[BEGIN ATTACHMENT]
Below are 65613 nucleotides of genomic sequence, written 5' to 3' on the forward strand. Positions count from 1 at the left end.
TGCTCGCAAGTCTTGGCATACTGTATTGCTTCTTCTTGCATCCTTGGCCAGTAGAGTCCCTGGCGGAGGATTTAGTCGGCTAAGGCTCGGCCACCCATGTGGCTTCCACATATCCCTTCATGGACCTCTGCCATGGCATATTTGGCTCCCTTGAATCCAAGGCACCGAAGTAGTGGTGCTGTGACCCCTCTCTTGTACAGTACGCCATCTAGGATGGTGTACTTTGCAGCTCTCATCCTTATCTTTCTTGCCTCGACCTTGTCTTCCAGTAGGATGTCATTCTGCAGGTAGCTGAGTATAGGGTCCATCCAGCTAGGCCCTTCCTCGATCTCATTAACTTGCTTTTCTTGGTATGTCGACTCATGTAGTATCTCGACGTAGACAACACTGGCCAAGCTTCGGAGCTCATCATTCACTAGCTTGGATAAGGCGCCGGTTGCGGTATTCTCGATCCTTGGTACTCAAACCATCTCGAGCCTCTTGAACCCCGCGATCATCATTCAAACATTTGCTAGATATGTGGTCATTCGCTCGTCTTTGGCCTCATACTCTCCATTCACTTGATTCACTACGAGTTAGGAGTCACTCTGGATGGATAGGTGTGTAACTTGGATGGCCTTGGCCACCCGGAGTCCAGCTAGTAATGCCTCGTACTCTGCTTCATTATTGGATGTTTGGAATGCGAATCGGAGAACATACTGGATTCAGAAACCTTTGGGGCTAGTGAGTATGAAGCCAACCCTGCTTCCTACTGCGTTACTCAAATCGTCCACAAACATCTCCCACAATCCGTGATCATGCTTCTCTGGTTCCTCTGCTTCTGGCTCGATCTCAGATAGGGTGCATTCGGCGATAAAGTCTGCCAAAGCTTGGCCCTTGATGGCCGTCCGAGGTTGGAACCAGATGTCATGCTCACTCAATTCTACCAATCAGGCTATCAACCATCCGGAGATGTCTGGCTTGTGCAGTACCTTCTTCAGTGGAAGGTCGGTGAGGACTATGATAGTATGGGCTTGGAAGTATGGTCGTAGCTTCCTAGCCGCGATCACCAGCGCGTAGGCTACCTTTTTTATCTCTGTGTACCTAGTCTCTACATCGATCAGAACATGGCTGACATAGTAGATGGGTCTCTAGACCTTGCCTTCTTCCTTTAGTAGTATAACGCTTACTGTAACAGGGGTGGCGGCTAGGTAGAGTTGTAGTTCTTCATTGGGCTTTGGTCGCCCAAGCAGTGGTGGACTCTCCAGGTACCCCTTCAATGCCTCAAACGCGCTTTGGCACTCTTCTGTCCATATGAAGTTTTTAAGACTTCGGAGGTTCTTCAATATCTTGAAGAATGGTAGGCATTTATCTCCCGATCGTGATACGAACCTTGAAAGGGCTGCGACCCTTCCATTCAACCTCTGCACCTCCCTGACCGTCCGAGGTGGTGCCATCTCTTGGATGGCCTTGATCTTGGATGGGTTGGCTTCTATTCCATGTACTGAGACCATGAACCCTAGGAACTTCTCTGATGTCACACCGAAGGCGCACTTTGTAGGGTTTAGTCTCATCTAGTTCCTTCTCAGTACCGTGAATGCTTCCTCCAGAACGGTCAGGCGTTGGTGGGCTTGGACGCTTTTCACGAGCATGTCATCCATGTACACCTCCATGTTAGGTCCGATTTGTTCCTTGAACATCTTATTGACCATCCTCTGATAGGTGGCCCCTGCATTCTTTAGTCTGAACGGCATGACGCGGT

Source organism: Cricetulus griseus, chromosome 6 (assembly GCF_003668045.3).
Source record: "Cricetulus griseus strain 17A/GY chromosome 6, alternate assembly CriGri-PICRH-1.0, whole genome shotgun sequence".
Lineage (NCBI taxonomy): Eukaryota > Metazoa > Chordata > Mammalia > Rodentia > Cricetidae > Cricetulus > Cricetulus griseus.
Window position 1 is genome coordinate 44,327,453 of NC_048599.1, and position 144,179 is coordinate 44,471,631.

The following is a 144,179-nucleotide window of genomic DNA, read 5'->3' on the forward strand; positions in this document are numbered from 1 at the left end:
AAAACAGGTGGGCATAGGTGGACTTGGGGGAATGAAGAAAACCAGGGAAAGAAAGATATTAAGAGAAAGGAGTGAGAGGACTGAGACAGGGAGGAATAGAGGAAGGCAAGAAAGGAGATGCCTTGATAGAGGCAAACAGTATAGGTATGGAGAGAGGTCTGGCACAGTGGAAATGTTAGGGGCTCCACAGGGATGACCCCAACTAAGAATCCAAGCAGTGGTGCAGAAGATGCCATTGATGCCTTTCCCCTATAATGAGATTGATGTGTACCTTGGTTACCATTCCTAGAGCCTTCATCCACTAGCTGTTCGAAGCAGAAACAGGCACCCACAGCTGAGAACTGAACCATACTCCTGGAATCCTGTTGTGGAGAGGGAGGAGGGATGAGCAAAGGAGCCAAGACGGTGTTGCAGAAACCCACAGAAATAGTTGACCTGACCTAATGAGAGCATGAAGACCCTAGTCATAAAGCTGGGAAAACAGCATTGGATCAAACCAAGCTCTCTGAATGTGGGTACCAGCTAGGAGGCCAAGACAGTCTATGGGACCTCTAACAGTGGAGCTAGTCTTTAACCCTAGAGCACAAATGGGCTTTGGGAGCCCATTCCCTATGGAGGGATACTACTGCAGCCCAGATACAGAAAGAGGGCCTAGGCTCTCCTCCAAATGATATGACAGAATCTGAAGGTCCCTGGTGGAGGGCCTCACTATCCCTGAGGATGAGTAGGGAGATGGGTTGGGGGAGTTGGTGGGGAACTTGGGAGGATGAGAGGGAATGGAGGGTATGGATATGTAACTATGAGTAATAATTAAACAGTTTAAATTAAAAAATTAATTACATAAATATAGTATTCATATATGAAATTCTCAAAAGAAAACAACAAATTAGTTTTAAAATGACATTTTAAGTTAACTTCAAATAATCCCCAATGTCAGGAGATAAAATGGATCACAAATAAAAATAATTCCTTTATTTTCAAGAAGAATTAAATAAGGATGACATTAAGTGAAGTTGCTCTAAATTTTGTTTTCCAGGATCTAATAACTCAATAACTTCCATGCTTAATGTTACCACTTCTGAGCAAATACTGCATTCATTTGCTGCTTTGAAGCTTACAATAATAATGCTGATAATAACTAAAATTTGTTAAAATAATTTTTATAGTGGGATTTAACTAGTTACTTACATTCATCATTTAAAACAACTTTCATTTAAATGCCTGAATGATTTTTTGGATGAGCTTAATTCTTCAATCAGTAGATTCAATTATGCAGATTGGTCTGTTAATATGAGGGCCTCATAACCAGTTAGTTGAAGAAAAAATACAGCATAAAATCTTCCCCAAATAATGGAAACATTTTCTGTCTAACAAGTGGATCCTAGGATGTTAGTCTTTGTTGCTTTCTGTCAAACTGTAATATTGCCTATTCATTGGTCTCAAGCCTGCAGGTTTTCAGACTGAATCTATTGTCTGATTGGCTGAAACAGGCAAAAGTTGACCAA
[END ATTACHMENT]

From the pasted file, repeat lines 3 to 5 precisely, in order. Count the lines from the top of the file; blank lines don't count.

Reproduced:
Source organism: Cricetulus griseus, chromosome 6 (assembly GCF_003668045.3).
Source record: "Cricetulus griseus strain 17A/GY chromosome 6, alternate assembly CriGri-PICRH-1.0, whole genome shotgun sequence".
Lineage (NCBI taxonomy): Eukaryota > Metazoa > Chordata > Mammalia > Rodentia > Cricetidae > Cricetulus > Cricetulus griseus.